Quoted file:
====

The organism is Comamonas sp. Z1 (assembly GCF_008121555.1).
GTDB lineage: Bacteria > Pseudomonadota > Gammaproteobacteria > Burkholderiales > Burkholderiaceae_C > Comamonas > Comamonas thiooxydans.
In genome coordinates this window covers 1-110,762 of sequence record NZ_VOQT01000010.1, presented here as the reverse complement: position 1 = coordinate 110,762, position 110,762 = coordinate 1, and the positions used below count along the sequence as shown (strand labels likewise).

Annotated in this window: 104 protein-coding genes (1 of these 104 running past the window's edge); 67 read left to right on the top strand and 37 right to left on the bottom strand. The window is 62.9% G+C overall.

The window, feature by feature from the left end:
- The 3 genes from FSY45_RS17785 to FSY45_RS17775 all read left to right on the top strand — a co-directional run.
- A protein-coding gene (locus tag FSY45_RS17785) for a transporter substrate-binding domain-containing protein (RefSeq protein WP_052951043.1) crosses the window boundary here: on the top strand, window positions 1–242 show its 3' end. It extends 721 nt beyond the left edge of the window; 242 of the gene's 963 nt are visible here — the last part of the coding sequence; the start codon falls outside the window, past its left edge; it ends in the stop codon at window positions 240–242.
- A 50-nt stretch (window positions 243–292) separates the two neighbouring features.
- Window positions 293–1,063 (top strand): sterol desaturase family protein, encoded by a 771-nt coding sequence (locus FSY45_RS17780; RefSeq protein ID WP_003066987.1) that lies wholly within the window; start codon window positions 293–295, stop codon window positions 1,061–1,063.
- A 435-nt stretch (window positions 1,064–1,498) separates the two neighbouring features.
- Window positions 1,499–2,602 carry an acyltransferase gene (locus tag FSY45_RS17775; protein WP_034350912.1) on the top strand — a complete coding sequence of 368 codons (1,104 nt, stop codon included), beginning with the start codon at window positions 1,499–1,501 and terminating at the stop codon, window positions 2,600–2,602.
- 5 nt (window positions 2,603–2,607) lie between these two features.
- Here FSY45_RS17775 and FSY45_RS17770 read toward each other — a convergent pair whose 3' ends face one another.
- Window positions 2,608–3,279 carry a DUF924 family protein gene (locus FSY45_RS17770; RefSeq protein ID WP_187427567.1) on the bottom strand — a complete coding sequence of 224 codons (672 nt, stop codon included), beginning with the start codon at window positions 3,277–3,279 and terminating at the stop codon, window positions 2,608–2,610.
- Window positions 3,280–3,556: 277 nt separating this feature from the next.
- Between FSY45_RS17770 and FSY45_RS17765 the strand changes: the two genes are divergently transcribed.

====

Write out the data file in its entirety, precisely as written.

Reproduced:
The organism is Comamonas sp. Z1 (assembly GCF_008121555.1).
GTDB lineage: Bacteria > Pseudomonadota > Gammaproteobacteria > Burkholderiales > Burkholderiaceae_C > Comamonas > Comamonas thiooxydans.
In genome coordinates this window covers 1-110,762 of sequence record NZ_VOQT01000010.1, presented here as the reverse complement: position 1 = coordinate 110,762, position 110,762 = coordinate 1, and the positions used below count along the sequence as shown (strand labels likewise).

Annotated in this window: 104 protein-coding genes (1 of these 104 running past the window's edge); 67 read left to right on the top strand and 37 right to left on the bottom strand. The window is 62.9% G+C overall.

The window, feature by feature from the left end:
- The 3 genes from FSY45_RS17785 to FSY45_RS17775 all read left to right on the top strand — a co-directional run.
- A protein-coding gene (locus tag FSY45_RS17785) for a transporter substrate-binding domain-containing protein (RefSeq protein WP_052951043.1) crosses the window boundary here: on the top strand, window positions 1–242 show its 3' end. It extends 721 nt beyond the left edge of the window; 242 of the gene's 963 nt are visible here — the last part of the coding sequence; the start codon falls outside the window, past its left edge; it ends in the stop codon at window positions 240–242.
- A 50-nt stretch (window positions 243–292) separates the two neighbouring features.
- Window positions 293–1,063 (top strand): sterol desaturase family protein, encoded by a 771-nt coding sequence (locus FSY45_RS17780; RefSeq protein ID WP_003066987.1) that lies wholly within the window; start codon window positions 293–295, stop codon window positions 1,061–1,063.
- A 435-nt stretch (window positions 1,064–1,498) separates the two neighbouring features.
- Window positions 1,499–2,602 carry an acyltransferase gene (locus tag FSY45_RS17775; protein WP_034350912.1) on the top strand — a complete coding sequence of 368 codons (1,104 nt, stop codon included), beginning with the start codon at window positions 1,499–1,501 and terminating at the stop codon, window positions 2,600–2,602.
- 5 nt (window positions 2,603–2,607) lie between these two features.
- Here FSY45_RS17775 and FSY45_RS17770 read toward each other — a convergent pair whose 3' ends face one another.
- Window positions 2,608–3,279 carry a DUF924 family protein gene (locus FSY45_RS17770; RefSeq protein ID WP_187427567.1) on the bottom strand — a complete coding sequence of 224 codons (672 nt, stop codon included), beginning with the start codon at window positions 3,277–3,279 and terminating at the stop codon, window positions 2,608–2,610.
- Window positions 3,280–3,556: 277 nt separating this feature from the next.
- Between FSY45_RS17770 and FSY45_RS17765 the strand changes: the two genes are divergently transcribed.